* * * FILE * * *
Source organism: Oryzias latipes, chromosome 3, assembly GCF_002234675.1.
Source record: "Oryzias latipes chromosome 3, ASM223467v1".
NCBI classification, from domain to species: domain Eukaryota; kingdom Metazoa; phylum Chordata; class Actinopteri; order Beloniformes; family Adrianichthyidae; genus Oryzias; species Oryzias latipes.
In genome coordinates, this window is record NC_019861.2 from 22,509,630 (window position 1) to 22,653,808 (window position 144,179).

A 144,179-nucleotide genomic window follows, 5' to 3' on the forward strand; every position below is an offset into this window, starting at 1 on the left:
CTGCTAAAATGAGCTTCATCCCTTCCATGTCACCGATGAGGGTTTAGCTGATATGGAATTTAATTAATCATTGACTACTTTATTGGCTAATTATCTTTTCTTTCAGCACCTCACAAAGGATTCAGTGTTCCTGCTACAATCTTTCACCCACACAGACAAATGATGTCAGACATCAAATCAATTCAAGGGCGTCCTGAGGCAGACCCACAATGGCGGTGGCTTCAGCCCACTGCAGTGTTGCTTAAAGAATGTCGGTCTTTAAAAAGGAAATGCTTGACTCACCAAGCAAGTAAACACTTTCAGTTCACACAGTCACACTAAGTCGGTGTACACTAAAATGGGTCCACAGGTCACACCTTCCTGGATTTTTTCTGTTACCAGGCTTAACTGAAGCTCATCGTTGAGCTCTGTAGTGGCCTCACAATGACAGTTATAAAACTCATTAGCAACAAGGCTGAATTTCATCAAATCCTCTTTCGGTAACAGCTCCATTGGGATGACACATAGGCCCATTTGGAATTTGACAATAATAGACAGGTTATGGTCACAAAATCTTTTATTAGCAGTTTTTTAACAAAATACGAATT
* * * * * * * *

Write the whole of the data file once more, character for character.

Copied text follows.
Source organism: Oryzias latipes, chromosome 3, assembly GCF_002234675.1.
Source record: "Oryzias latipes chromosome 3, ASM223467v1".
NCBI classification, from domain to species: domain Eukaryota; kingdom Metazoa; phylum Chordata; class Actinopteri; order Beloniformes; family Adrianichthyidae; genus Oryzias; species Oryzias latipes.
In genome coordinates, this window is record NC_019861.2 from 22,509,630 (window position 1) to 22,653,808 (window position 144,179).

A 144,179-nucleotide genomic window follows, 5' to 3' on the forward strand; every position below is an offset into this window, starting at 1 on the left:
CTGCTAAAATGAGCTTCATCCCTTCCATGTCACCGATGAGGGTTTAGCTGATATGGAATTTAATTAATCATTGACTACTTTATTGGCTAATTATCTTTTCTTTCAGCACCTCACAAAGGATTCAGTGTTCCTGCTACAATCTTTCACCCACACAGACAAATGATGTCAGACATCAAATCAATTCAAGGGCGTCCTGAGGCAGACCCACAATGGCGGTGGCTTCAGCCCACTGCAGTGTTGCTTAAAGAATGTCGGTCTTTAAAAAGGAAATGCTTGACTCACCAAGCAAGTAAACACTTTCAGTTCACACAGTCACACTAAGTCGGTGTACACTAAAATGGGTCCACAGGTCACACCTTCCTGGATTTTTTCTGTTACCAGGCTTAACTGAAGCTCATCGTTGAGCTCTGTAGTGGCCTCACAATGACAGTTATAAAACTCATTAGCAACAAGGCTGAATTTCATCAAATCCTCTTTCGGTAACAGCTCCATTGGGATGACACATAGGCCCATTTGGAATTTGACAATAATAGACAGGTTATGGTCACAAAATCTTTTATTAGCAGTTTTTTAACAAAATACGAATT